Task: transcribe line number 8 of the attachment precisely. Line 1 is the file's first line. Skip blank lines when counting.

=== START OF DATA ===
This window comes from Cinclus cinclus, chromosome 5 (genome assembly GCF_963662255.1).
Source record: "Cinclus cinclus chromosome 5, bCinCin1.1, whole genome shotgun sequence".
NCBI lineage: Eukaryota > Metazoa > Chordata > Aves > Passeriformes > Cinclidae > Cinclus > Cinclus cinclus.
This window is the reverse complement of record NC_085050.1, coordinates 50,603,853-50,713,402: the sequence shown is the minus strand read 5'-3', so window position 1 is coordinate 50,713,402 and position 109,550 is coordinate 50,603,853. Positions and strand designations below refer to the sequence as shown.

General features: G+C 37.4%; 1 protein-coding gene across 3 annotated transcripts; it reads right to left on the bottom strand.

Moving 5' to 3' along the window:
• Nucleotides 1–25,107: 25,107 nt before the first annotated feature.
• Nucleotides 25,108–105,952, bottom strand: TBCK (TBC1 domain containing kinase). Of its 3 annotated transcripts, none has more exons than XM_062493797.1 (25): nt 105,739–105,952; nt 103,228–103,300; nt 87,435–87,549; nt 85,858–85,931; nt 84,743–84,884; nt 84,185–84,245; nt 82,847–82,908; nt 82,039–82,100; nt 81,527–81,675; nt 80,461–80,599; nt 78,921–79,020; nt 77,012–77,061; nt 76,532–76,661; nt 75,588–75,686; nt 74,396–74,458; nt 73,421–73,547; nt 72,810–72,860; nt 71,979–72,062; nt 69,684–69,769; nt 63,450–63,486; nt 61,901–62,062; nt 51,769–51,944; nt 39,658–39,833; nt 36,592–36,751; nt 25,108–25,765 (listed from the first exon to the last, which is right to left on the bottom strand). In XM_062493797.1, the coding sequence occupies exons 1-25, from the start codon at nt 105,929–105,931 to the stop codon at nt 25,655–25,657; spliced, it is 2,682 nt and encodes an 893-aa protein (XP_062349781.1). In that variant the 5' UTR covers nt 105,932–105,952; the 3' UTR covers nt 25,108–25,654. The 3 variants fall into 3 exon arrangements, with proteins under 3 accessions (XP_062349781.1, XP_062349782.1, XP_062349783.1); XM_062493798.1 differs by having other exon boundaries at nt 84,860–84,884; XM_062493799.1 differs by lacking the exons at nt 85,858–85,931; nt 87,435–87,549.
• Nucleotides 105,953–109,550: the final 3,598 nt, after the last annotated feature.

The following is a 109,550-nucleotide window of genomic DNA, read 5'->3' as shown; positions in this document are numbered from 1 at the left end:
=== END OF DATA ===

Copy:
• Nucleotides 25,108–105,952, bottom strand: TBCK (TBC1 domain containing kinase). Of its 3 annotated transcripts, none has more exons than XM_062493797.1 (25): nt 105,739–105,952; nt 103,228–103,300; nt 87,435–87,549; nt 85,858–85,931; nt 84,743–84,884; nt 84,185–84,245; nt 82,847–82,908; nt 82,039–82,100; nt 81,527–81,675; nt 80,461–80,599; nt 78,921–79,020; nt 77,012–77,061; nt 76,532–76,661; nt 75,588–75,686; nt 74,396–74,458; nt 73,421–73,547; nt 72,810–72,860; nt 71,979–72,062; nt 69,684–69,769; nt 63,450–63,486; nt 61,901–62,062; nt 51,769–51,944; nt 39,658–39,833; nt 36,592–36,751; nt 25,108–25,765 (listed from the first exon to the last, which is right to left on the bottom strand). In XM_062493797.1, the coding sequence occupies exons 1-25, from the start codon at nt 105,929–105,931 to the stop codon at nt 25,655–25,657; spliced, it is 2,682 nt and encodes an 893-aa protein (XP_062349781.1). In that variant the 5' UTR covers nt 105,932–105,952; the 3' UTR covers nt 25,108–25,654. The 3 variants fall into 3 exon arrangements, with proteins under 3 accessions (XP_062349781.1, XP_062349782.1, XP_062349783.1); XM_062493798.1 differs by having other exon boundaries at nt 84,860–84,884; XM_062493799.1 differs by lacking the exons at nt 85,858–85,931; nt 87,435–87,549.